Let's start by giving Khan a lot of praise for this. In a sport that's reduced its risk taking to a vanishing point in recent years, it takes big stones to take on a challenge like he has. Here is a fighter who is prepared to gamble and take a risk, dismissing a financially lucrative domestic fight with Kell Brook in favour of a hugely ambitious and dangerous punt at a heavier, world class opponent.
Whether or not the Brook fight will ever happen now is open to speculation. Certainly there seems to have been an element of the Khan camp using that contest as a smokescreen as they went after a match up with Canelo. In many ways however it could be a good thing for Brook. The financial windfall aside, he's still a world champion in a division full of great fights. He'll have no shortage of talent trying to wrestle his title away from him. The jury is still out on the Sheffield man on the other side of the pond - he needs to ramp up and face high class fighters rather than the tepid opposition he has been defending his title against so far.
No one could ever really aim that criticism at Amir Khan however. Whilst his recent inactivity has been something of a concern, previously to that his opponents have been a steady stream of fighters with the element of danger about them. Khan seems to be a boxer who thrives on that edge, but even by his standards this latest twist seems like a round of Russian roulette and slightly outlandish to the point where you wonder whether they've thought it through.
Or maybe not. Whilst there's no doubt Khan will have to avoid Canelo's armoury for the full 36 minutes, there are little clues to be unlocked as the Khan camp look for an unlikely victory. Firstly to Canelo's much lauded punch power. As much as the Mexican superstar hits heavy, a quick look at his highlights reel doesn't reveal a devastating puncher. Canelo is no Golovkin but he thuds away until his culmination of punches start to take effect. That was evident in the way he wore Kirkland down in their fight. Canelo is technically gifted on the front foot but he never really explodes in the ring. He's steady and studious in the way he boxes. It's hard to remember a 'pound for pound' fighter with slower feet than he has in fact and with Khan's electric speed and movement it's precisely that which the Bolton fighter will be looking to exploit with maximum effect.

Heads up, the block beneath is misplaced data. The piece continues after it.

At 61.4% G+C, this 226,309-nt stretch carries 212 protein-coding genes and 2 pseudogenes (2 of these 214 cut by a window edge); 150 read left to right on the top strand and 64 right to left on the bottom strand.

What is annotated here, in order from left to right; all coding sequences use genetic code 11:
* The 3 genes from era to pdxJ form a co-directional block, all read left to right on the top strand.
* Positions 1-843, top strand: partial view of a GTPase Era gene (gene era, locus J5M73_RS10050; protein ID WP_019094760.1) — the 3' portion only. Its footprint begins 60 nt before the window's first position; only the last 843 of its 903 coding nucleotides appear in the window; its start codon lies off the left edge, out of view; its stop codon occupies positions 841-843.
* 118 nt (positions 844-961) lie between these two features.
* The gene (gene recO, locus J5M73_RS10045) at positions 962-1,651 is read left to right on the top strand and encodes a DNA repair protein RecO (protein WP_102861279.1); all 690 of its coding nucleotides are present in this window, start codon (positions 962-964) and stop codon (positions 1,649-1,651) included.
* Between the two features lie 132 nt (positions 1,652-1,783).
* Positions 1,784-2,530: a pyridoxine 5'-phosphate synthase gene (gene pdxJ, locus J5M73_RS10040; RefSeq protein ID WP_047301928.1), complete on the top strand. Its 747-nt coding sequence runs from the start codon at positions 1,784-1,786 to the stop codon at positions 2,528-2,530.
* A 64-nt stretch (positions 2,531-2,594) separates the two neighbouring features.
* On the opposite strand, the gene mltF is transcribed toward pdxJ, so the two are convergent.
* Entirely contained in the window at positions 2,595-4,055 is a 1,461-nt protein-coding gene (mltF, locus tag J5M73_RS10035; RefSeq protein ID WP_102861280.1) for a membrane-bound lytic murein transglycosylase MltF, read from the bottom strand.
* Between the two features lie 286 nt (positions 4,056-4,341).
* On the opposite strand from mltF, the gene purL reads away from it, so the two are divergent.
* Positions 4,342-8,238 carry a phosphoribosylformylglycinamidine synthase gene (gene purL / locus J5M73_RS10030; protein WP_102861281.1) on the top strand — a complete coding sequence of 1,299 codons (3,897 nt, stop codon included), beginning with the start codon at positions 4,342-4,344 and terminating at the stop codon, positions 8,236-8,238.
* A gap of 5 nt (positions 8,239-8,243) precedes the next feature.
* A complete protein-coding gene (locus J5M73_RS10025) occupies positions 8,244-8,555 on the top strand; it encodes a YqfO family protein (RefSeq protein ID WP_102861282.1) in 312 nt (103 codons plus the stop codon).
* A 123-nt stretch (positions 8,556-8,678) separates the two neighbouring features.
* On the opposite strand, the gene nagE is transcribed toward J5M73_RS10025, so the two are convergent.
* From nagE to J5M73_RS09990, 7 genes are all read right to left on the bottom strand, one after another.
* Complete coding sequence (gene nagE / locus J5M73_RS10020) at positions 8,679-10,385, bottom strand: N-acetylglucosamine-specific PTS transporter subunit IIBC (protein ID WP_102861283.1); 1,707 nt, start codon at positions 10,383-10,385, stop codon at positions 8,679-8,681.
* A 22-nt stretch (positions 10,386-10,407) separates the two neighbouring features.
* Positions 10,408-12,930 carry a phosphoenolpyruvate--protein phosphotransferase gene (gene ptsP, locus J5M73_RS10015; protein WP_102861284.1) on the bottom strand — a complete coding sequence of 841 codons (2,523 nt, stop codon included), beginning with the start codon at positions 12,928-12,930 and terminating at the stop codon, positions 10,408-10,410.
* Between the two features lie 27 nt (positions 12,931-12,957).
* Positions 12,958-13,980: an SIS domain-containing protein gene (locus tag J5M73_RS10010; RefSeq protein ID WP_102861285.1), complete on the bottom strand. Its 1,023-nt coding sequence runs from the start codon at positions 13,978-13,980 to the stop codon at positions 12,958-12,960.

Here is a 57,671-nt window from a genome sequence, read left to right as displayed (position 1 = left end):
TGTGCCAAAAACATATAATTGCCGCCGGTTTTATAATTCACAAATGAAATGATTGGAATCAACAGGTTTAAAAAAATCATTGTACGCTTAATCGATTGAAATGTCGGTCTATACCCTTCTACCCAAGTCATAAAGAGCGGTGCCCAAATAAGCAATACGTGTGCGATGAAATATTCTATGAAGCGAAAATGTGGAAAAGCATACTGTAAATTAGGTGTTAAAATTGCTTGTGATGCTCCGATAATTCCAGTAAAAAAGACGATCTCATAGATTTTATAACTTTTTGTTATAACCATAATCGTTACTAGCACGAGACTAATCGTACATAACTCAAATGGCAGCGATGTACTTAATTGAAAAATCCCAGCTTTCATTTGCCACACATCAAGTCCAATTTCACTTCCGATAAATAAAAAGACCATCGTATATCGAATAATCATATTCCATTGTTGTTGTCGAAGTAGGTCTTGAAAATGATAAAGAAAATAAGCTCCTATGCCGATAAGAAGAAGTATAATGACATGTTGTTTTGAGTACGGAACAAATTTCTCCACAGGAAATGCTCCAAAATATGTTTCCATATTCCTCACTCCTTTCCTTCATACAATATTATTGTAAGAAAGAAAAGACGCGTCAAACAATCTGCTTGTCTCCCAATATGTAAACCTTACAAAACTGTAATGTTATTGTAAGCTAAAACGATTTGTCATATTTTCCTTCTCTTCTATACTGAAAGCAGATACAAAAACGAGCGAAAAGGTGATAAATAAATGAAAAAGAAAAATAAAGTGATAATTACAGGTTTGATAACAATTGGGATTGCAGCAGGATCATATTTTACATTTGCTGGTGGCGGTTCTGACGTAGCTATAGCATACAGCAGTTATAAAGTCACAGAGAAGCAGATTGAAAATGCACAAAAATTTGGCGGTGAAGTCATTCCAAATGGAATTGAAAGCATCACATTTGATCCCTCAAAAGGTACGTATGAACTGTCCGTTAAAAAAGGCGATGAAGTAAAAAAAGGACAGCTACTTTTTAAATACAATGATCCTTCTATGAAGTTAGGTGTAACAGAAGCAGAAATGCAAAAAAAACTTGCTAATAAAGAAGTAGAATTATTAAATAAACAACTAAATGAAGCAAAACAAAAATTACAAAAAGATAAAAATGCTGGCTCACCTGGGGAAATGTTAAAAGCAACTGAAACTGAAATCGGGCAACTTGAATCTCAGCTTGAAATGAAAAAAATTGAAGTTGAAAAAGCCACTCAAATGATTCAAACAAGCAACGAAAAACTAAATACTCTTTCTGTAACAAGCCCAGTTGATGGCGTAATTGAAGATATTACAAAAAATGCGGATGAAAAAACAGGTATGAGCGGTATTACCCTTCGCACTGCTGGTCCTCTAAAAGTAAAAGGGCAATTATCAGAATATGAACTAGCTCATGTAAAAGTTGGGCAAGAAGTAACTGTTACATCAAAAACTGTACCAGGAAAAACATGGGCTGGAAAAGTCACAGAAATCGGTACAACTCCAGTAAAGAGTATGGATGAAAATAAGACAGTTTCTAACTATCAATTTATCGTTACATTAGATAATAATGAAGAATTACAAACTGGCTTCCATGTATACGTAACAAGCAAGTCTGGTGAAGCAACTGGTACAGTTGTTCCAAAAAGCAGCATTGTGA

Canelo has struggled with boxers with natural movement before. Already people are talking of his two year defeat against Floyd Mayweather, although that is a bit of a stale argument - turning in one of his greatest ever performances Floyd reduced Canelo to wild swings and romped to an embarrassingly one sided victory, but no fighter in the world has been able to pin Mayweather down. More worrying for the Canelo camp however was another fight against a ring 'glider' in Erislandy Lara. Lara, gifted technician in the ring made Canelo look ordinary at times, bossing large portions of their fight to such an extent that despite Canelo gaining the nod by majority decision many believed he had lost the fight comfortably. It's an argument in fact that still rumbles on to this day.
While there is no doubt that Canelo struggles against movement and has a major chink in his armour, on the opposite side of the argument, Khan's major flaw has to be discussed at a matter of concern too. Khan's so called 'glass chin' is over exaggerated at times. No one gets through that 10th round with Marcos Maidana without having some sort of durability in that department. The main problem seems to be with the Bolton fighter that he eventually always seemed to get drawn into a gunslinging contest. It's a trait of Khan's thats been obvious in his more high profile contests, especially those with Garcia and Maidana. Why Khan dismisses his natural talent at times to brawl wildly this way is a mystery but there can be no doubt that when he gets in trouble his faculties desert him. A flailing Khan will be dismissed into the ether by Canelo.
The Khan camp won't be as stupid as to try and trade with Canelo of course, but they will try to circle their man trying to score with rapid clusters of punches. As we've already mentioned, the Mexican fighter is hardly the quickest. With his frame like a natural light heavyweight, it must be killing him to get down to 155 for the weigh in and it's here that the fight will most probably be won. With there being no 're-hydration' limit clause in the fight contract, it could be that Canelo comes to the ring weighing between 175 and 180 pounds. That will give him a huge weight advantage over Khan who will not want to over-bulk to retain ring speed. It seems a huge mistake by the Khan camp and one which could pretty much determine the outcome of the fight. At everything but range, Khan potentially could be bullied mercilessly. It's what makes the biggest argument for a straight forward Canelo victory too. Will Khan have the discipline to stick to a meticulous game plan for 12 rounds, and if Canelo pins him to the wheel will he have the streetwise ring craft to get out of trouble?
The answer to both those questions is probably not. If pushed for a prediction I'd probably go for a win for Canelo, by knock out in the sixth round in fact. As world class as Khan undoubtedly is, this fight seems beyond his reach and probably has Canelo coming into his peak in many ways as a world champion. As a contest however it still throws up a hell of a lot of intriguing questions and unknowns. Come May in Vegas we'll find those answers out.